Where does all this information leave us? We know that it’s really easy for negativity to spread, as explained by the studies mentioned earlier. But then, how do we stop ourselves from becoming negative as well? How can you actually prevent yourself from following this negativity?

What do you do the next time when a friend or family member is spewing negativity left and right?

Here are 7 simple ways to help you out whenever you are in the presence of someone negative.

1. Be authentic and remain your happy self

How do you stop negative people from spreading negativity? The answer is super simple, but needs to be said:

Simply try to remain your happy self. Try to be aware of the negativity and prevent yourself from indulging.

Here’s a quote that funnily reminds me of the power that we have.

Be happy. It really annoys negative people.

Ricky Gervais

By not indulging in the negativity, you’re essentially stopping the flow of negativity. While this may not help the negative person (in fact, he may not like you for not going with his or her flow), this does shield you from the negativity.

Think of it as a chain of dominos. If you were to indulge in negative topics, such as gossip or negative rumors, you’d topple over and help spread the negativity to the next potential victim.

Instead, if you were to simply remain positive, you would stop the negativity from toppling over more unsuspecting domino pieces.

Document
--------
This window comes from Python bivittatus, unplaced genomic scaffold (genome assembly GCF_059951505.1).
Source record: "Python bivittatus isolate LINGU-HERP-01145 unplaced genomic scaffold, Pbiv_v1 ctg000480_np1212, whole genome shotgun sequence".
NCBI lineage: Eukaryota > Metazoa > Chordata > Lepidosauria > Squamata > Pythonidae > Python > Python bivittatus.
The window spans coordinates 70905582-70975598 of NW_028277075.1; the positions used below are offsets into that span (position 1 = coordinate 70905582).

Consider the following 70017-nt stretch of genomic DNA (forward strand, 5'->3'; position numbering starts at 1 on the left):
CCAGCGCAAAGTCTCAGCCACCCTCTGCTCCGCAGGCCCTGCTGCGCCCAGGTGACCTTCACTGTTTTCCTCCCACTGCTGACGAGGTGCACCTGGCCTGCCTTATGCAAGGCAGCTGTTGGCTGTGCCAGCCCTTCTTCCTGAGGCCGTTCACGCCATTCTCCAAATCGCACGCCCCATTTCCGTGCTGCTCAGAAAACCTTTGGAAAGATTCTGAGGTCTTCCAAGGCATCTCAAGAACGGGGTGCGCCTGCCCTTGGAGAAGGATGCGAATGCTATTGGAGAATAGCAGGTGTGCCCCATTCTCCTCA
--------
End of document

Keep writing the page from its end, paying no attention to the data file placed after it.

I want to mention here that sometimes a person just wants to vent. This doesn’t necessarily mean that person is trying to make you negative as well. In this case, you can decide for yourself: do you want to be a good and supportive friend, or do you want to block out all kinds of negativity?

2. Simply limit the time you spend with negative people

The easiest way to actually deal with negative people is to simply avoid them.

It may sound harsh, but in some cases, this is the best thing that you can do. Even though you may care about the people that are negative and you want to be a good friend, it sometimes is best to just step away for a while.

This is especially true if you feel unhappy yourself, or if you’re finding it hard to deal with negativity yourself. You want to limit your exposure to negativity as much as possible. You need to focus on yourself more before you can worry about others.

3. Convert negativity into positivity by practicing gratitude

What if you don’t just want to deal with negative people, but you want to actually have a positive impact on the other as well? In that case, there are some ways to convert negativity into positivity.

It’s worth remembering that humans, by our very nature, have something called a negativity bias. Essentially, this is the term we use to describe our tendency to prioritize bad things over good things due to our natural instinct to protect ourselves against threats.

This bias, however, is not nearly as useful to us now as it was for our more wild ancestors, given how much less we have to worry about dying horrible and violent deaths at the hands (or paws) of wild animals.

Therefore, an efficient way to deal with negative people is to steer the focus from things to be negative about over to things to be thankful for.